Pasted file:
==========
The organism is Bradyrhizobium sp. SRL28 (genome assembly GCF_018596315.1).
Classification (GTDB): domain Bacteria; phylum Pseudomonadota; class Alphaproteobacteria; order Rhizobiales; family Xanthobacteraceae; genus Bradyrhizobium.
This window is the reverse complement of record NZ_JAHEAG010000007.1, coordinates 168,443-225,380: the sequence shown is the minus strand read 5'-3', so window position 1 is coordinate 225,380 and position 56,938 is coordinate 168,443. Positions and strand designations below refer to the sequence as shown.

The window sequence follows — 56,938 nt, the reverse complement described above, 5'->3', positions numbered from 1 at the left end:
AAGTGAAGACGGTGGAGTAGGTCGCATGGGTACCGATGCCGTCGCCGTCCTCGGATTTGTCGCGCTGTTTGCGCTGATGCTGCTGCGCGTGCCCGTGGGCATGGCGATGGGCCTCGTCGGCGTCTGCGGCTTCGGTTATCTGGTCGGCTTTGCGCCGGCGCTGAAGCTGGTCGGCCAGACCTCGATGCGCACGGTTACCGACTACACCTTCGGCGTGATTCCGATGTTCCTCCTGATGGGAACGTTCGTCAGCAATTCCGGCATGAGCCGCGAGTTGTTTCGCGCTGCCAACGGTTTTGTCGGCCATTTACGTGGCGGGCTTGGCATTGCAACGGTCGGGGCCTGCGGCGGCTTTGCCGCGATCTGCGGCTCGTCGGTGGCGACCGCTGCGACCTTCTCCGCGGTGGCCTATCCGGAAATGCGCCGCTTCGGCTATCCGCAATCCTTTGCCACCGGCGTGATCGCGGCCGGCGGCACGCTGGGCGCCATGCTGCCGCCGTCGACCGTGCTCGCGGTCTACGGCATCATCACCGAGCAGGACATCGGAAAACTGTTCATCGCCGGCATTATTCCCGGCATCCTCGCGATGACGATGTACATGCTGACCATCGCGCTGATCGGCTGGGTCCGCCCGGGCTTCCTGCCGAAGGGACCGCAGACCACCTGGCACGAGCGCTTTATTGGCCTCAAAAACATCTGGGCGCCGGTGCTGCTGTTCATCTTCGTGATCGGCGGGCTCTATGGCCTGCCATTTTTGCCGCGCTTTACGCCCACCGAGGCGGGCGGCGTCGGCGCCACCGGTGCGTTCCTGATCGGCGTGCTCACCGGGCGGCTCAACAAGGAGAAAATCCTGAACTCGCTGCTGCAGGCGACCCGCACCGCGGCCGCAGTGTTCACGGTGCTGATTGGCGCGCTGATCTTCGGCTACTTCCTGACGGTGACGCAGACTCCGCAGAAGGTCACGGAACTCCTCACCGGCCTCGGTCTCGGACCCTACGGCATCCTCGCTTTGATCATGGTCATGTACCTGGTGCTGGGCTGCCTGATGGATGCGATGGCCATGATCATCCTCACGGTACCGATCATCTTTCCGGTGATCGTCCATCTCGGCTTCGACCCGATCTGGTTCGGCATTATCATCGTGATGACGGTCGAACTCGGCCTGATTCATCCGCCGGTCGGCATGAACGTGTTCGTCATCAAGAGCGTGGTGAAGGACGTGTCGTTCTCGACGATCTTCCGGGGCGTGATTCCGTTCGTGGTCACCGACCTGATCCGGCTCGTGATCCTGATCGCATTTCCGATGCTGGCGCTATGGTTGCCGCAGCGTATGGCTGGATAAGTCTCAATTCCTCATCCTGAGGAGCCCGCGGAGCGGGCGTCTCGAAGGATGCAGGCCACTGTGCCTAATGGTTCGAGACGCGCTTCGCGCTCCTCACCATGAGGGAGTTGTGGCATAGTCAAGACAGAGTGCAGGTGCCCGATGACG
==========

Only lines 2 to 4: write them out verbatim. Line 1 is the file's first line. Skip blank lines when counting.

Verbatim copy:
Classification (GTDB): domain Bacteria; phylum Pseudomonadota; class Alphaproteobacteria; order Rhizobiales; family Xanthobacteraceae; genus Bradyrhizobium.
This window is the reverse complement of record NZ_JAHEAG010000007.1, coordinates 168,443-225,380: the sequence shown is the minus strand read 5'-3', so window position 1 is coordinate 225,380 and position 56,938 is coordinate 168,443. Positions and strand designations below refer to the sequence as shown.

The window sequence follows — 56,938 nt, the reverse complement described above, 5'->3', positions numbered from 1 at the left end: